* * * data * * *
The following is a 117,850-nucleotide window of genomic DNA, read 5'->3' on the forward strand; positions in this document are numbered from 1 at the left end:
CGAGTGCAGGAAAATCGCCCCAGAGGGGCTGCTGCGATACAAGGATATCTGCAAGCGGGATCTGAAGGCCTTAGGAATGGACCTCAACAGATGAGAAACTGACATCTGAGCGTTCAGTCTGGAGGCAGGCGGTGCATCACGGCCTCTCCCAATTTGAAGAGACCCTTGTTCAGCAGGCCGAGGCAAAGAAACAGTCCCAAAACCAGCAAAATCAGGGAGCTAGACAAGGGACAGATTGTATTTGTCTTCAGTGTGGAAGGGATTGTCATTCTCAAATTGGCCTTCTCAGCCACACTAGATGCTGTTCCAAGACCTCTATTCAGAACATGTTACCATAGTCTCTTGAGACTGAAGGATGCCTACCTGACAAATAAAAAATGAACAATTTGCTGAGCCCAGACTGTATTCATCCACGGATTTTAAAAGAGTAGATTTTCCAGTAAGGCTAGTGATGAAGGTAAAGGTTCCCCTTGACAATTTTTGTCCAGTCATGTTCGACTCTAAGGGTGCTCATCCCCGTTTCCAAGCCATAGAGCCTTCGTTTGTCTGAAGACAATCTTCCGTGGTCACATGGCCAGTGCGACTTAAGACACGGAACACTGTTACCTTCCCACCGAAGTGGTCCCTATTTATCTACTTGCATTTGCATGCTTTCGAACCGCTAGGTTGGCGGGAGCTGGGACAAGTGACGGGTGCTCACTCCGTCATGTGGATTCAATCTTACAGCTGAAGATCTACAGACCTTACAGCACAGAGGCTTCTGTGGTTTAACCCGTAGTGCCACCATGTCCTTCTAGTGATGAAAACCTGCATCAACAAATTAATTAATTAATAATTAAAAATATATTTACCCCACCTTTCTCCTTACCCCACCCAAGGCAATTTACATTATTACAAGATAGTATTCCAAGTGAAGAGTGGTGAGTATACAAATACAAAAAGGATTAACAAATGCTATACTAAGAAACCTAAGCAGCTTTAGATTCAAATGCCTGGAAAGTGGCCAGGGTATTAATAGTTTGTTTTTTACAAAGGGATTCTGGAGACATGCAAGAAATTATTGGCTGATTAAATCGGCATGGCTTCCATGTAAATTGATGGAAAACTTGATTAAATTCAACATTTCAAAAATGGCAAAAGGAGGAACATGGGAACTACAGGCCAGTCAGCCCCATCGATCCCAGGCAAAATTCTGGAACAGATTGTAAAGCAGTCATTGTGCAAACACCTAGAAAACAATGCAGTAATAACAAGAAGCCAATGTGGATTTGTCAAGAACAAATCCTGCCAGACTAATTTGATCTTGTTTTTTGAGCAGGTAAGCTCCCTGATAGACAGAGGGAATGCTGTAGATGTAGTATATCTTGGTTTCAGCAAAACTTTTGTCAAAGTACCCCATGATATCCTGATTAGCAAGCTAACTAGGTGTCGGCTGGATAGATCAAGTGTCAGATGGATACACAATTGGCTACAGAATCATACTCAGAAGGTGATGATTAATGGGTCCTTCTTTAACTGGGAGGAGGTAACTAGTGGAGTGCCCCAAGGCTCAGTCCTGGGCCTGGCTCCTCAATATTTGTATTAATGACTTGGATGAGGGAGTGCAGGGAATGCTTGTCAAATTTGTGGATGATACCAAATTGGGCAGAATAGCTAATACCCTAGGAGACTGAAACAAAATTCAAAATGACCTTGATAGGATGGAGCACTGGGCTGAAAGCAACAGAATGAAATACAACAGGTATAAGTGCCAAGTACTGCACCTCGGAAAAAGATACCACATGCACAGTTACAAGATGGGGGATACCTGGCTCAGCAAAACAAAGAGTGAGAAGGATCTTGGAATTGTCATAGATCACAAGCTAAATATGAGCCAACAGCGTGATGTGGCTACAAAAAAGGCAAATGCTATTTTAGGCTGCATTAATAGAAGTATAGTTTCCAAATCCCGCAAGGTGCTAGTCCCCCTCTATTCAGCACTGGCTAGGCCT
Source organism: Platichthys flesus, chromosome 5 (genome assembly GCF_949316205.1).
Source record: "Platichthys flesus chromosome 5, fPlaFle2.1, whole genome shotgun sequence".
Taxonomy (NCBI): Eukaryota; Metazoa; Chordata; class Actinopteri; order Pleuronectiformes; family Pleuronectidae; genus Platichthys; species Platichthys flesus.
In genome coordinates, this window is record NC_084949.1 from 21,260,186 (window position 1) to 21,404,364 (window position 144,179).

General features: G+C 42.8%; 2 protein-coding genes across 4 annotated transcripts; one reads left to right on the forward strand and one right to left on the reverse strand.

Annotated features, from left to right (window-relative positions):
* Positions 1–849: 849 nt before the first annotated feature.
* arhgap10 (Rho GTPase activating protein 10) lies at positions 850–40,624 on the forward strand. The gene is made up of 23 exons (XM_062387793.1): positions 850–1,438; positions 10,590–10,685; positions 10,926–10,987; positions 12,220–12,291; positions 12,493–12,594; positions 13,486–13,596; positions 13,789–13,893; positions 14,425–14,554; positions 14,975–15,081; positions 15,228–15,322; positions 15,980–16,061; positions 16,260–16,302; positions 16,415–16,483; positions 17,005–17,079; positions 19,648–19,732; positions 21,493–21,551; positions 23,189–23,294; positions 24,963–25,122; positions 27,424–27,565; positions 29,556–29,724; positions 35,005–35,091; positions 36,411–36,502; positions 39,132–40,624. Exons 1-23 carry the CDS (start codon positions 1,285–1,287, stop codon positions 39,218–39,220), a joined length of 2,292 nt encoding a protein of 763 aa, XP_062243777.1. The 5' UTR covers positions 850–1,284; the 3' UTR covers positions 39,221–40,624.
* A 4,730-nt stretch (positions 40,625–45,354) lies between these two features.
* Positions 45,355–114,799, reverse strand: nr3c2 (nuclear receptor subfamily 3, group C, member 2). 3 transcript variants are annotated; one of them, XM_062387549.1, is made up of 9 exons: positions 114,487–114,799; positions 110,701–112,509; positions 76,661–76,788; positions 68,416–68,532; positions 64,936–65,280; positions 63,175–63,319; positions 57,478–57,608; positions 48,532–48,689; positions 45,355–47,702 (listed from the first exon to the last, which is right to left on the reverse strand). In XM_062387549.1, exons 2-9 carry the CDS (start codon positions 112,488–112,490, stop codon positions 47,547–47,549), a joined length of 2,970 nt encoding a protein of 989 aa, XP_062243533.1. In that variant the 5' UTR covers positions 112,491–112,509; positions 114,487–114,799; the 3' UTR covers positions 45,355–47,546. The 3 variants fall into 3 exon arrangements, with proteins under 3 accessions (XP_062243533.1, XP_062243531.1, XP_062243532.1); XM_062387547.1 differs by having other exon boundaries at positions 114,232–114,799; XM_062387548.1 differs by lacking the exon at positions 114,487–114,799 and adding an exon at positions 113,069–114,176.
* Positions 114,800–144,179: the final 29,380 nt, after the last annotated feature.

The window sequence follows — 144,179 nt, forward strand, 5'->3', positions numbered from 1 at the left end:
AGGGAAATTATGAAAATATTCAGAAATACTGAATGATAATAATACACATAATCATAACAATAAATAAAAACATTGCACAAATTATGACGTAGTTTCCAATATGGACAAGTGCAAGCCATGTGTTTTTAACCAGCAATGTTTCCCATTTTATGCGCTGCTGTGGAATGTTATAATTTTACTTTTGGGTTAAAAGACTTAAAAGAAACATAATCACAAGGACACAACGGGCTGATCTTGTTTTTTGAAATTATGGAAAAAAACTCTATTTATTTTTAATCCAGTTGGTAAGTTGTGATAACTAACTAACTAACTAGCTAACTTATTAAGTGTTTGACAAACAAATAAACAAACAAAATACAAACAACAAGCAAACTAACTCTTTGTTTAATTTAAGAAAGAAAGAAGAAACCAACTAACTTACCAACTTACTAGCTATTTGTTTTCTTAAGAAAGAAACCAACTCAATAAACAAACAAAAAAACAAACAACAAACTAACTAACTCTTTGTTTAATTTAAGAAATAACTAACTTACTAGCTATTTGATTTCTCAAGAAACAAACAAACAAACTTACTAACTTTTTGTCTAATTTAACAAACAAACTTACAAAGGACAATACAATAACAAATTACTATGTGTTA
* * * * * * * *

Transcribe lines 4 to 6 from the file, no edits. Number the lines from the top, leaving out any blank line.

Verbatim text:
Source record: "Platichthys flesus chromosome 5, fPlaFle2.1, whole genome shotgun sequence".
Taxonomy (NCBI): Eukaryota; Metazoa; Chordata; class Actinopteri; order Pleuronectiformes; family Pleuronectidae; genus Platichthys; species Platichthys flesus.
In genome coordinates, this window is record NC_084949.1 from 21,260,186 (window position 1) to 21,404,364 (window position 144,179).